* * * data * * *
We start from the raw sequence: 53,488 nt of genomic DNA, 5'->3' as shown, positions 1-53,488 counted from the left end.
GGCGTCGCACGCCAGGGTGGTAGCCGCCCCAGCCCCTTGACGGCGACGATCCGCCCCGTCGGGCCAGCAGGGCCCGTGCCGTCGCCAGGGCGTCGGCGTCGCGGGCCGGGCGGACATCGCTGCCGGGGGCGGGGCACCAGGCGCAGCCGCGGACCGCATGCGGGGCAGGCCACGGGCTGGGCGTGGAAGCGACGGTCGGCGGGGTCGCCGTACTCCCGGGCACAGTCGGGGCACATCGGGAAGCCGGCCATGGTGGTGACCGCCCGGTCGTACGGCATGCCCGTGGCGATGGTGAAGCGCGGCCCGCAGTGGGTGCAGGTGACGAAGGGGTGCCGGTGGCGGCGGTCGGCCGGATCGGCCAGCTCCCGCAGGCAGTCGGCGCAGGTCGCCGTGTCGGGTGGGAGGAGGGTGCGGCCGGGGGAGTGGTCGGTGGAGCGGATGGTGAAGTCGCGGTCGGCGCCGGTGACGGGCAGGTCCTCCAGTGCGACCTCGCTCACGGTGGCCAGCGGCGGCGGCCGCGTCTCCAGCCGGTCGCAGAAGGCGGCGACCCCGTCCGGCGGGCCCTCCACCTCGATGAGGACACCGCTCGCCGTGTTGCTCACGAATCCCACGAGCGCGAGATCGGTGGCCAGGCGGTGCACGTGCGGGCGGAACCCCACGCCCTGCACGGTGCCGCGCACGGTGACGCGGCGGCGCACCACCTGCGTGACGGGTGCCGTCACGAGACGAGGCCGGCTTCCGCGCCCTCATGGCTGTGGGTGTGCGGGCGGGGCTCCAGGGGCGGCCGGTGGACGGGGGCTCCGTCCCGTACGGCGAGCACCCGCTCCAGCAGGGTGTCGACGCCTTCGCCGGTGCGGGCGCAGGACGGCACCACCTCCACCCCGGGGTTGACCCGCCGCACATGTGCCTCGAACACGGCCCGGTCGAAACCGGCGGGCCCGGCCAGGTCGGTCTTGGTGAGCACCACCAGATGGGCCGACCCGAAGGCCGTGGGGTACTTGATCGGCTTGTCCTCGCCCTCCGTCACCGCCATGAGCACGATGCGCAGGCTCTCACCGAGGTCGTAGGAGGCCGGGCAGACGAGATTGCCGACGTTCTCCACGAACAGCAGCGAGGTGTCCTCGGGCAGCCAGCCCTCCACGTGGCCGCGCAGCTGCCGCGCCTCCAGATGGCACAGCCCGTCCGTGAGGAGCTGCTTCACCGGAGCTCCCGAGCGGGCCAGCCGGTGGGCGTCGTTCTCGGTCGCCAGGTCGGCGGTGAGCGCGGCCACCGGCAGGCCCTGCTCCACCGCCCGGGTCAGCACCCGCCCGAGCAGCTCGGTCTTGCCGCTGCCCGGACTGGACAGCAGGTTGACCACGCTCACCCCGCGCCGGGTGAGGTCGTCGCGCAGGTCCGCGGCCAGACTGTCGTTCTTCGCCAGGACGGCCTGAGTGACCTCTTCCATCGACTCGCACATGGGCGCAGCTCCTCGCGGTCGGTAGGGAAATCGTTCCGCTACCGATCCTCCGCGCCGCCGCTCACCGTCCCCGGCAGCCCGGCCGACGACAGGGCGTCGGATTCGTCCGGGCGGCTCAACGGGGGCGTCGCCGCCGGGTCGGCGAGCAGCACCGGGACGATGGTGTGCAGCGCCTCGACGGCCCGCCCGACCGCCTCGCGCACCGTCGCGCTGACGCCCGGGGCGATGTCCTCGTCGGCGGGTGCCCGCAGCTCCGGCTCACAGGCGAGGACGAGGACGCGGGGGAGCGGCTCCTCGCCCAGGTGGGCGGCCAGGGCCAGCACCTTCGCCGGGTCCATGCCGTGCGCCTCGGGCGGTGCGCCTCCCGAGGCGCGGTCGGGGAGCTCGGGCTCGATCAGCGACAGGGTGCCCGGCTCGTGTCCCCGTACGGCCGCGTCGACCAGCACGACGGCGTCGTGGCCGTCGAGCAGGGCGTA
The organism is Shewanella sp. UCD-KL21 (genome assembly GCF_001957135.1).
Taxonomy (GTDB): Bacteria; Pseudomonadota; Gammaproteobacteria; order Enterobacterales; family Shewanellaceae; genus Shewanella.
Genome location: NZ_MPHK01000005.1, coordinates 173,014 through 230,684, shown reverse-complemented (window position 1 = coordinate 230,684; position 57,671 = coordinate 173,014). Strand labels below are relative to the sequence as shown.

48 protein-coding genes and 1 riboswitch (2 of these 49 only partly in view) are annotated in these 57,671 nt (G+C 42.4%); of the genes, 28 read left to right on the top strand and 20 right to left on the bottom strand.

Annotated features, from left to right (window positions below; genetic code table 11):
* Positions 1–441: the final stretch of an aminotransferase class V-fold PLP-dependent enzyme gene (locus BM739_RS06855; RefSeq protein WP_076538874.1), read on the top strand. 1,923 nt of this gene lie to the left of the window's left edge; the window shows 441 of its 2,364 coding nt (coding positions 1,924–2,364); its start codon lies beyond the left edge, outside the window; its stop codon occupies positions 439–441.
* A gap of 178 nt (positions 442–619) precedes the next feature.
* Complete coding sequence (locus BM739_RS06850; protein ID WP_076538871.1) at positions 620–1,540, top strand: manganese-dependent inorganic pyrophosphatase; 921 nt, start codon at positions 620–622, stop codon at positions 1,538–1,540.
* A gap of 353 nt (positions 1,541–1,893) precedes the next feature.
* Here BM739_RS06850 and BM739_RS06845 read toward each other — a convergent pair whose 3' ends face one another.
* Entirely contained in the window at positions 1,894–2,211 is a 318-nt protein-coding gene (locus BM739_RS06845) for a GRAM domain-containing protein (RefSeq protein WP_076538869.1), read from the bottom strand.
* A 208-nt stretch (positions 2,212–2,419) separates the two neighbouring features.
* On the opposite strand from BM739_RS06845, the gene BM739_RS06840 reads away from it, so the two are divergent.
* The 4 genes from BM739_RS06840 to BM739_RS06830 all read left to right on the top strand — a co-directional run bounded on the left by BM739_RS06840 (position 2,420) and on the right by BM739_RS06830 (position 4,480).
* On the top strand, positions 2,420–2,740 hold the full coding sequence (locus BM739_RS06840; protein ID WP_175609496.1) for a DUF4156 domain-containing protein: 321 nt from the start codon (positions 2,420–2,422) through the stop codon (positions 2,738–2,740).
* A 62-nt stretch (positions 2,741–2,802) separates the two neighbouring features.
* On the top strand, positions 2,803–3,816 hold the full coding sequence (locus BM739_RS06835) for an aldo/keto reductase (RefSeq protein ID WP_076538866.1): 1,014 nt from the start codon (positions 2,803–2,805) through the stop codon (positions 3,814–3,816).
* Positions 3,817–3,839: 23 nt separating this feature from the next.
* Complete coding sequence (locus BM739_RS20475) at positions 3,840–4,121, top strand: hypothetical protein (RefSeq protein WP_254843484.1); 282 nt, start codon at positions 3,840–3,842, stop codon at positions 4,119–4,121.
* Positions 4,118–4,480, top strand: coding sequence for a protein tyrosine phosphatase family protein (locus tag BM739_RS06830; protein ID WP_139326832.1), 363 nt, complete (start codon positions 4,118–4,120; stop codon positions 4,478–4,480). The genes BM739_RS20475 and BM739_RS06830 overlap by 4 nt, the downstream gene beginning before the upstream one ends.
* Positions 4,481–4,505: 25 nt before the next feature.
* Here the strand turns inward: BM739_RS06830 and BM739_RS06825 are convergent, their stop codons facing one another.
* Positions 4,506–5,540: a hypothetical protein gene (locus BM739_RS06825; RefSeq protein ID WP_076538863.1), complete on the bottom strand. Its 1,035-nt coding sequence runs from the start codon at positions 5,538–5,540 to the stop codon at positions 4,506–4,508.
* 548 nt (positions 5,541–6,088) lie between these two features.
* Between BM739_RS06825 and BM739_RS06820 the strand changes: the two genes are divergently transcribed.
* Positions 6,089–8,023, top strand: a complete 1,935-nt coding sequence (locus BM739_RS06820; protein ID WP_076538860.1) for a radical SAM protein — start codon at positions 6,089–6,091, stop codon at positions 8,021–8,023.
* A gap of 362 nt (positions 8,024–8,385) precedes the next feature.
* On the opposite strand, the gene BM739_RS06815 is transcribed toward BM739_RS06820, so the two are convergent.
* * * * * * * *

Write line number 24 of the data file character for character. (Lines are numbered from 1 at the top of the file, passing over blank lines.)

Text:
* Here the strand turns inward: BM739_RS06830 and BM739_RS06825 are convergent, their stop codons facing one another.